|Distributor:||Rio Grande Games / Alea|
|Players:||3-5 (probably best with 4-5)|
|Content:|| 1 game board
100 palaces (in 5 different colours)
5 scoring markers
2 black figures (marks first player + current province)
2 gold rings (crowns) (only 1 is used)
12 octagonal province tiles
24 oval influence tiles (6 of each Vizier, General, Monk, Princess)
16 bonus tiles (15 square & 1 Taj Mahal)
|Game target:||During the visits to each of the 12 provinces gain the most influence points, by using
their cards and carefully select when to play cards or withdraw, to collect points. When
you withdraw, you compare the cards you have played in the visit with those played by your
opponents. In forces (Vizier, General, Monk, Princess, Grand Mogul or Elephant) where you
have more influences then the other, there you win the influence.
Winning the right to rule the province (elephants), adds economic power. Winning over the other prominent forces gives you the rule of individual cities and their sphere of influence, which may extend beyond the borders of the province.
Rules in French
|Strategy:||There are really many strategies to follow and you probably need to have a mix of
them, instead of one long-term strategy. Mostly depending of which cards you may fill up
your hand with. Also everyone are competing for the same resources as you.
Collect as many card as possible without bidding, which gives you points after the game. This gives maximum 33 points, which seldom is enough.
Connect as many palaces as possible. Could be a good strategy if the palaces are sequentially distributed (the visits are randomly decided at the setup of the game). Maximum it could give 78 points, but mostly are they pretty randomly distributed.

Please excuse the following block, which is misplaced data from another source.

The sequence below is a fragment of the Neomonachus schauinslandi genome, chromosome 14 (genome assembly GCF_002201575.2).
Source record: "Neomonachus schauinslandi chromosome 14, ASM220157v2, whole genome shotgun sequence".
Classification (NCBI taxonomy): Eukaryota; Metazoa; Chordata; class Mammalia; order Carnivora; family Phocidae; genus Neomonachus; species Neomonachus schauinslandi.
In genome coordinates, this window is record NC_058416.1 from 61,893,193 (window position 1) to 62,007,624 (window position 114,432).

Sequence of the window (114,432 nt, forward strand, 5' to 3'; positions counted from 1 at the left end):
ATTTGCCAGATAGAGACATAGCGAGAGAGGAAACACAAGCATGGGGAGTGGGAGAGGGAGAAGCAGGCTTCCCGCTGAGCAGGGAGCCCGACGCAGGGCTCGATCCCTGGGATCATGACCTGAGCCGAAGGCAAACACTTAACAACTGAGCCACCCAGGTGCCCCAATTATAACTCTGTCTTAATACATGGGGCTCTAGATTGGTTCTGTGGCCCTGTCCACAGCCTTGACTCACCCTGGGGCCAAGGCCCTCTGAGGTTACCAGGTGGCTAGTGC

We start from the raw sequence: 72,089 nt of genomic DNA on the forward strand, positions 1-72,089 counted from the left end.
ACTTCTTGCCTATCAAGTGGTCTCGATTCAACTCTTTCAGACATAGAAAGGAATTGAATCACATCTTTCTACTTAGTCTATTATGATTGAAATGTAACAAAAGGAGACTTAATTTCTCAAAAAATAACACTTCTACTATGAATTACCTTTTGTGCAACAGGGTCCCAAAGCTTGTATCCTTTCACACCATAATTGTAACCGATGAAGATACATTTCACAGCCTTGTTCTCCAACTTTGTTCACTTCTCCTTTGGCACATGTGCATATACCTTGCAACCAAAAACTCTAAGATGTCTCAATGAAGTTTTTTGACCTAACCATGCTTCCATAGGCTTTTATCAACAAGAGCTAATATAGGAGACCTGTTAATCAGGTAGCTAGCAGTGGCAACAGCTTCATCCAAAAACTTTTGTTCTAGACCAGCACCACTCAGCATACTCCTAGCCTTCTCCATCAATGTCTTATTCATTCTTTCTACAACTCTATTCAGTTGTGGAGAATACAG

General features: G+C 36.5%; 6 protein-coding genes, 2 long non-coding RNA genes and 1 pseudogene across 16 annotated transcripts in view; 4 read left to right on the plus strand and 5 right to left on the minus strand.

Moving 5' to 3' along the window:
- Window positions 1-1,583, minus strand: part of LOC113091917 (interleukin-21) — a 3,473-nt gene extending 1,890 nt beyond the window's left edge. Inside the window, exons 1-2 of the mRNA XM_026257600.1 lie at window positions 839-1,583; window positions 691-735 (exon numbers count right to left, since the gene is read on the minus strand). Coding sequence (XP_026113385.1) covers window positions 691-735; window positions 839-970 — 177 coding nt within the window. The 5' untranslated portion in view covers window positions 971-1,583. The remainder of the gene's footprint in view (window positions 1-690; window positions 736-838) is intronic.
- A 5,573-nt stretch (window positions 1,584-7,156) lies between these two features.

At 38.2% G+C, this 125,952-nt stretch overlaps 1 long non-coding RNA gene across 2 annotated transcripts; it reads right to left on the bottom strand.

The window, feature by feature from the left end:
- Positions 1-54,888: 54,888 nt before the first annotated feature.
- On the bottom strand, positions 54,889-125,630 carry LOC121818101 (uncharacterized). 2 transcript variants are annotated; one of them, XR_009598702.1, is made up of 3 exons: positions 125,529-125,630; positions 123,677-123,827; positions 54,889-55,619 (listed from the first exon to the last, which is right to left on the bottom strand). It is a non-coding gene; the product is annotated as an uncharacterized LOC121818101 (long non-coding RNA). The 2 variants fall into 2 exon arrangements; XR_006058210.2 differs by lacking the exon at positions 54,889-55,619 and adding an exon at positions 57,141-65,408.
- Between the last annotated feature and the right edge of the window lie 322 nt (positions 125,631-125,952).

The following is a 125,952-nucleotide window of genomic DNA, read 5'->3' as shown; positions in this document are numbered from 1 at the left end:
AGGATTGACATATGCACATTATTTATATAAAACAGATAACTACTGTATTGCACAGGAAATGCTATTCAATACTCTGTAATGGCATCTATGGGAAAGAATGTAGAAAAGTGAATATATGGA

Get the princess card and try to keep it, as it after 2 rounds may give +2 points each round. Gives maximum 30 points. Also only 5 of 21 cards in each suit contains the princess.
Win the elephant battles and you win the commodities. Which can give a maximum of 80 points. But this is often the most popular strategy, so the battles can be hard, as the cards with elephants are most numerous.
Anyway, first and last you must consider the fact that if you battle too hard about the resources, you won't be able to replace the used cards, as you only get 1 or 2 replacement cards each round, so the most important is to withdraw at the right moment. Also the last to withdraw is the one who only gets 1 replacement card.
|Comments:||Created 1999 by Reiner Knizia.
We only played it with 2 player the first time, who each used 2 colours, the game was a bit messy to keep track of everything. Anyway, it showed up to be an interesting game with several options to follow and I'm looking forward to play it with 4-5 players (3 is probably to few).
The design of the game board and pieces are really great. All the plastic palaces are nicely made as small Taj Mahal palaces. The fact that I've already been to India and seen the mausoleum of Empress Mumtaz Mahal, the beloved spouse of Shah Mahal, who died 1631, makes the feeling of this beautiful game even better! This fantastic monument deserves all attention it can get, so why not a board game about it!
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